In Part 1 of this blog, we introduced you to Write the World and discussed applying the SAMR Model and the Triple E Framework using Write the World in your instruction. Today’s post offers detailed instructions for using this tool and shares classroom ideas.
Write the World:
Write the World does not require any registration to explore the site. Instead, click to explore the many options for students and educators. Once you sign-up, you can enter writing competitions, create (and join) public or private groups, and save your writing in a digital portfolio.
When you click sign-up, you need to indicate if you are an Educator or a Young Writer.
Once on the Educator Login page, you can join using your Google credentials or by providing an email address.
As you move across the top, your first option is the Dashboard. On the Dashboard, you can click to see the entire community, My Writing (your personal stories), My Reviews, and My Groups.
The next option is to click on Start Writing. You can find free writing, fiction, poetry, and nonfiction writing prompts here. Be sure to read the Writing Guidelines if you plan to have your students enter a competition.
Also, at the Start Writing option, you can scroll down and view the many writing prompts. This is a small sample of the many writing options.
The next option is the Portfolio, a place to store all of your writing digitally.
The Workshops tab will share many learning opportunities. Most of these workshops are for a FEE; however, some are FREE.
Click the Competitions link to view the monthly competition opportunities.
Here is a sample of one of the competitions happening at the time of this blog post.
Another fantastic feature of this tool is for the teacher to create private groups for the class to share stories and peer reviews of each others’ work. To find (and create) groups, go to the Dashboard. Then, scroll down to the tab for My Groups. To add a new group, click to Explore Groups You Can Join.
If you want to create your group for your class, click Request a Group.
You will need to share some information when creating your group, including your role, the name of your group, the purpose of the group, and how you plan on using the group. Once you send the message to create the new group, allow up to 48 hours for the website to approve your request.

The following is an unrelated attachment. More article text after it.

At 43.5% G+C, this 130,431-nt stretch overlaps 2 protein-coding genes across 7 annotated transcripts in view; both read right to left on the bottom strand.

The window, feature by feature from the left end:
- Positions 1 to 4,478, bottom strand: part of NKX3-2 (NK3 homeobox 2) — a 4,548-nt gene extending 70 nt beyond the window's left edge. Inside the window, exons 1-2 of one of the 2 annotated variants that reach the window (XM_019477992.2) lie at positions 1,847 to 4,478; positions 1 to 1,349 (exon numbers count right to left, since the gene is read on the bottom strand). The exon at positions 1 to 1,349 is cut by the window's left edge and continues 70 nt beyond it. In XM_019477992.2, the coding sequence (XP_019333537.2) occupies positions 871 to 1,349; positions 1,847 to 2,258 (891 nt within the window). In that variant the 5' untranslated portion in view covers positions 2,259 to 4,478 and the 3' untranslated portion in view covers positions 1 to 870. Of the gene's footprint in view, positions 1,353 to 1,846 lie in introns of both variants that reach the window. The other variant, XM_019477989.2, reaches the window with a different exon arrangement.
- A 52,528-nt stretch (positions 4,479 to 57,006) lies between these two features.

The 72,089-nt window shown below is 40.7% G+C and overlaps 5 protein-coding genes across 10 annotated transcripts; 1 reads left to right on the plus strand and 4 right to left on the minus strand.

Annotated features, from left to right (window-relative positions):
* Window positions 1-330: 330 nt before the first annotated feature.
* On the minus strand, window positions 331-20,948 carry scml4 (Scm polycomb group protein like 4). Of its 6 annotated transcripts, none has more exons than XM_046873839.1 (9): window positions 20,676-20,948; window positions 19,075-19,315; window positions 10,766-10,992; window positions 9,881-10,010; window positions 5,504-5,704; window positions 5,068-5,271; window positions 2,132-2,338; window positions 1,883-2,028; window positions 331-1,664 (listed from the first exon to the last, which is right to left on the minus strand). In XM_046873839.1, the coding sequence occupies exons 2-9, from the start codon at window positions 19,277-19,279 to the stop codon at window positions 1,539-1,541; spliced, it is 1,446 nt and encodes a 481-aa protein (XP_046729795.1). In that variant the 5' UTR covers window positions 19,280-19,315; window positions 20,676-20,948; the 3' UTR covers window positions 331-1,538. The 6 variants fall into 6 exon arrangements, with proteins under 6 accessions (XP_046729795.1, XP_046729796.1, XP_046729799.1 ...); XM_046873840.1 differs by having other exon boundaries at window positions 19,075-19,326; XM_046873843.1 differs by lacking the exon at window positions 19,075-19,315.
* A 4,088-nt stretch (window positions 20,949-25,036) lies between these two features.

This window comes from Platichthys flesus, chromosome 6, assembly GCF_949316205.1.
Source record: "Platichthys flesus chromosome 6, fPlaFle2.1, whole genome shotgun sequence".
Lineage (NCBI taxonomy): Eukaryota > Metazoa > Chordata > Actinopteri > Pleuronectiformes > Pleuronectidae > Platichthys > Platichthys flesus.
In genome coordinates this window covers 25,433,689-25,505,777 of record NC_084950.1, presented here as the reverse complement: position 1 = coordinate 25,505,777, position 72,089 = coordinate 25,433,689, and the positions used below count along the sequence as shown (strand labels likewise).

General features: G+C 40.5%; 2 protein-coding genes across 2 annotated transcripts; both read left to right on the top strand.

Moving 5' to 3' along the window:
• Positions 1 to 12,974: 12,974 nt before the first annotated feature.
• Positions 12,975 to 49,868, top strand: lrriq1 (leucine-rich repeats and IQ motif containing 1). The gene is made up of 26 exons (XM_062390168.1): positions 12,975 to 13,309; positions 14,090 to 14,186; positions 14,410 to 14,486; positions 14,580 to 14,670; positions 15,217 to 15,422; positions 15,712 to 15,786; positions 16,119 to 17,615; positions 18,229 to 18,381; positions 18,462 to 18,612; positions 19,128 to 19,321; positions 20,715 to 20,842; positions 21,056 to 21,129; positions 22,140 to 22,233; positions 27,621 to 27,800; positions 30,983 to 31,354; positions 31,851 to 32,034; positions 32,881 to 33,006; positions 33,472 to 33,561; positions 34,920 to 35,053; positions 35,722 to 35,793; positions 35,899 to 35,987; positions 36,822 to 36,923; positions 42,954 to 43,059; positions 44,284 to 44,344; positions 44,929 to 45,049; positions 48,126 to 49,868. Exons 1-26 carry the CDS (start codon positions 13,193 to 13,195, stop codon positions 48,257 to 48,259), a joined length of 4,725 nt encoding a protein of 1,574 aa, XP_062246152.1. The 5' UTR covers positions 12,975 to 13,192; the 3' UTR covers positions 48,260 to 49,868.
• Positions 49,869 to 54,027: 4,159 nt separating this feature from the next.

One final neat feature of this site is the ability to do peer reviews. You can review the stories shared with the public or assign students to complete peer reviews within your private group. To do a review, go to the Dashboard and click on the Seeking Reviews tab. You can go in now and leave a review for the story.
Write the World:
Write the World is an online space for students over 13 to practice writing, earn badges, get feedback, find writing prompts, create and join public or private groups, and more. Students from over 120 countries participate in Write the World. The site has two main features: monthly writing competitions (with cash prices) and private writing communities. There are many ways to incorporate the Write the World activities into your lessons. The writing assignments available at Write the World are ideal for the BYOD or 1-1 classroom. The writing assignments would also be suitable for blended and distance learning. Aside from the monthly writing competitions, teachers could create writing assignments related to all curriculum areas.
Create writing assignments about:
- Tourist locations in Asia.
- Famous lakes in America.
- The capital city of an African country.
- Current news articles or events.
- Amendments to the constitution.
- How a bill becomes a law.
- Scottsboro boys.
- The Wonders of the World.
- Taking a road trip around the USA.
- A famous invention of the 20th Century.
- Physics of an amusement park ride.
- Parts of an animal cell.
- The food chain.
- What makes objects sink or float.
- The phases of the moon.
- Animals of the aquatic ecosystem.
- The periodic table.
- Anthills and bugs.
- Vocabulary in algebra.
- How to find the perimeter.
- Multiplying decimals.
- The order of operations (PEMDAS).
- Defining what range means.
- Steps in a word problem.
- Creating a budget.
- Mean, median, mode, and range.
- Lines and angles.
- How to find the slope.
- Vocabulary words.
- The setting of a story.
- Metaphors vs. similes.
- Chapter analysis from a book.
- The main points of an informational article.
- Comparison of two characters from a story.
- A famous poet.
- Persuasive writing about who is to blame for the death of Juliet (in Romeo and Juliet). For example, who would students pick as the one carrying the most blame: Tybalk, the nurse, Friar Laurence, Paris, or her parents?
- Guide to writing a resume and cover letter.
- Students write a narrative about their favorite place (this could be cross-curricular and include information about the area’s geography, wildlife, and climate).
Arts, Humanities, and more:
- Music from the 1950s.
- Instruments from the band.
- A famous city to visit in China (in Chinese class).
- Meaning of vocabulary in world language classes.
- A famous artist.
- A popular song from the 1920s.
- A specific period in art history.
- A technique used in art.
- A form of dance.
- An artist from the Renaissance period.
Additional Video Tutorials and Review:
Have you used Write the World in your lessons? Then, share your activities in the comments below!